Tanzania: Tomorrow’s source of clean nickel for the world

Kabanga Nickel Ltd’s CEO Chris Showalter, outlines how the world-scale nickel sulphide deposit in Tanzania will meet the increasing global demand for clean nickel.

The Kabanga deposit is located North West of Tanzania in the Ngara District of the Kagera region, close to the Burundi and Rwanda borders and approximately 1,320km inland, West of the main port of Dar Es Salaam. The license area covers about 4,000ha. Kabanga is the largest development-ready nickel sulphide deposit in the world, unmatched in scale and grade, with at least 30 years life of mine and further exploration upside.

The project has an extensive history, and a large amount of exploration and resource definition has been completed to date, setting the Kabanga nickel project on a well-defined path to production.

Fig. 1: Kabanga Location

The Kabanga orebody: More than just clean nickel

Based on approximately 600km of drilling, previous resource estimates suggest the deposit contains 58 million tonnes of ore containing 1.52 million tonnes of nickel. Not only does the Kabanga deposit contain nickel, but also two other critical metals for decarbonisation – cobalt and copper.

The in situ metal content comprises:

  • Nickel: 1.52 million tonnes (3,351 million pounds);
  • Copper: 0.19 million tonnes (419 million pounds); and
  • Cobalt: 0.12 million tonnes (265 million pounds).

The Kabanga deposit hosts two primary ore bodies – North and Tembo. Recent work has identified several opportunities to enhance project outcomes, including a development plan that facilitates higher production rates and access to high-grade ore earlier in the mining schedule compared to the previous definitive mine plan by Barrick and Glencore.

The current project development timeline anticipates the first production in 2025. The output will ramp up to target a minimum annual production of 40,000 tonnes of nickel, 6,000 tonnes of copper and 3,000 tonnes of cobalt.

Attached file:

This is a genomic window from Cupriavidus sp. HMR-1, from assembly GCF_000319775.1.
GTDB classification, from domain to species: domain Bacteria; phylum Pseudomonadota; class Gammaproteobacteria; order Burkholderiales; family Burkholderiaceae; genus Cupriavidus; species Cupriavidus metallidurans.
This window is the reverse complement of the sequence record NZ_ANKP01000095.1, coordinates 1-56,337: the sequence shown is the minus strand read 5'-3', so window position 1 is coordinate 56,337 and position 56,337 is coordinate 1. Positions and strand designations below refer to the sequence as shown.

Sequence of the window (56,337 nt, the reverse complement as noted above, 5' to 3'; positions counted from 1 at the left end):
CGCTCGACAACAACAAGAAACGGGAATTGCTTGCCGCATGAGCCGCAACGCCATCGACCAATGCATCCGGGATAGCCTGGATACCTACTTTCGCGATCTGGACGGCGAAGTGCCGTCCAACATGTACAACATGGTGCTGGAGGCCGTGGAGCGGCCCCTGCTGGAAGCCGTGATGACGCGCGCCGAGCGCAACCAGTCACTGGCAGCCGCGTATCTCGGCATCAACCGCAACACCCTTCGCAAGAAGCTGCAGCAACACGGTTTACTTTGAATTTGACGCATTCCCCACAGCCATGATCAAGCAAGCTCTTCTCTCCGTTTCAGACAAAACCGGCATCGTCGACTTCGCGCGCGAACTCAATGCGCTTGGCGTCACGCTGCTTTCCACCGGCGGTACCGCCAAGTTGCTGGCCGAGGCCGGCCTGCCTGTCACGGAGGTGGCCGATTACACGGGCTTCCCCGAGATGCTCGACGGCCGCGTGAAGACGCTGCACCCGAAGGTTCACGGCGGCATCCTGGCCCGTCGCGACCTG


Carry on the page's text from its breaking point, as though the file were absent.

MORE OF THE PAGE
Why the world needs clean nickel to decarbonise

Nickel is a key element required to transition to a low-emission world, particularly in electric vehicle (EV) batteries. With the growing demand for batteries used in EVs, the World Economic Forum estimates that demand for high-purity Class 1 nickel will increase 24-fold between 2018 and 2030.

However, the metals required for a low-emission world are, and traditionally have been, carbon-intensive to produce what is known as the ‘Green Paradox’. There needs to be a method of extracting and producing these metals with the least impact on the atmosphere, environment, and communities where these metals are hosted.

The ore body’s quality and geology mean the project will be a cradle-to-gate mining operation producing Class 1 nickel, copper and cobalt refined metals in Tanzania, ready for use by OEMs and battery makers without any further processing.

Based on total Measured, Indicated and Inferred Resources Statement published in 2014 by Barrick and Glencore of 58 million tonnes of ore at an average in-situ nickel grade of 2.62%.

Kabanga Nickel also intends to cut the emissions footprint of the development by using hydrometallurgy technology to process the concentrated ore rather than traditional smelting. This should reduce Kabanga’s energy use and emissions significantly. The process will also eliminate the need to export concentrate to overseas smelters and refineries, thus reducing capital and operating costs with low environmental impact while maximising value within Tanzania.

Fig. 2: The Kabanga orebody.

Kabanga’s clean nickel technology eliminates the need for energy-intensive smelting

Hydrometallurgical processing is the most advanced, clean technology available to produce refined metals from flotation and other concentrates. An aqueous processing technology selectively targets the valuable metals in a concentrate for extraction at ~200°C. Metals are initially leached out of concentrate feed material through pressure oxidation, an emissions-free process. The technology has a much smaller environmental footprint and capital costs than traditional smelting.